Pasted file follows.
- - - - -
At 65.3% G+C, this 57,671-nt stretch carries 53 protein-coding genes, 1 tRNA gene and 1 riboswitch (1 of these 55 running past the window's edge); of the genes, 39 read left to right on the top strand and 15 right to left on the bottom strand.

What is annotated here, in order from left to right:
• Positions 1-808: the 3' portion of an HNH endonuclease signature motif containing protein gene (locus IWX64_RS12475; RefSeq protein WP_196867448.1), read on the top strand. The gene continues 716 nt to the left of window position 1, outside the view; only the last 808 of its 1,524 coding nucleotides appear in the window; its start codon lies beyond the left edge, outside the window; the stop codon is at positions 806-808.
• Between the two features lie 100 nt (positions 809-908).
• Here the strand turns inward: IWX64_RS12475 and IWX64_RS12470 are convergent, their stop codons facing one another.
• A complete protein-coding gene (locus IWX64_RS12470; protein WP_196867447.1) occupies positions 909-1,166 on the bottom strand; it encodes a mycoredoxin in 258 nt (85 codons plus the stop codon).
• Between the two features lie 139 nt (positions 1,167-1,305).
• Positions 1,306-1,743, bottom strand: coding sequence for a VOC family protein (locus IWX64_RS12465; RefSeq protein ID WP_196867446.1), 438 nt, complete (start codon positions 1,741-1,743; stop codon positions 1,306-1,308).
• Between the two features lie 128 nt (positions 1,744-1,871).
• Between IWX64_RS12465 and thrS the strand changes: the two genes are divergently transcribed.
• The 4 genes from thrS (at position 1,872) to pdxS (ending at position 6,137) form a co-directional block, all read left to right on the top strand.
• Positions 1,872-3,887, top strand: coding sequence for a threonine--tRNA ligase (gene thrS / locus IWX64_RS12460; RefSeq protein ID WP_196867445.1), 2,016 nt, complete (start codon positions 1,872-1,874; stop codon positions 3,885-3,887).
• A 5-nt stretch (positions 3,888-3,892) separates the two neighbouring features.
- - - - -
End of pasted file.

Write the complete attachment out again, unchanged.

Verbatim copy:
At 65.3% G+C, this 57,671-nt stretch carries 53 protein-coding genes, 1 tRNA gene and 1 riboswitch (1 of these 55 running past the window's edge); of the genes, 39 read left to right on the top strand and 15 right to left on the bottom strand.

What is annotated here, in order from left to right:
• Positions 1-808: the 3' portion of an HNH endonuclease signature motif containing protein gene (locus IWX64_RS12475; RefSeq protein WP_196867448.1), read on the top strand. The gene continues 716 nt to the left of window position 1, outside the view; only the last 808 of its 1,524 coding nucleotides appear in the window; its start codon lies beyond the left edge, outside the window; the stop codon is at positions 806-808.
• Between the two features lie 100 nt (positions 809-908).
• Here the strand turns inward: IWX64_RS12475 and IWX64_RS12470 are convergent, their stop codons facing one another.
• A complete protein-coding gene (locus IWX64_RS12470; protein WP_196867447.1) occupies positions 909-1,166 on the bottom strand; it encodes a mycoredoxin in 258 nt (85 codons plus the stop codon).
• Between the two features lie 139 nt (positions 1,167-1,305).
• Positions 1,306-1,743, bottom strand: coding sequence for a VOC family protein (locus IWX64_RS12465; RefSeq protein ID WP_196867446.1), 438 nt, complete (start codon positions 1,741-1,743; stop codon positions 1,306-1,308).
• Between the two features lie 128 nt (positions 1,744-1,871).
• Between IWX64_RS12465 and thrS the strand changes: the two genes are divergently transcribed.
• The 4 genes from thrS (at position 1,872) to pdxS (ending at position 6,137) form a co-directional block, all read left to right on the top strand.
• Positions 1,872-3,887, top strand: coding sequence for a threonine--tRNA ligase (gene thrS / locus IWX64_RS12460; RefSeq protein ID WP_196867445.1), 2,016 nt, complete (start codon positions 1,872-1,874; stop codon positions 3,885-3,887).
• A 5-nt stretch (positions 3,888-3,892) separates the two neighbouring features.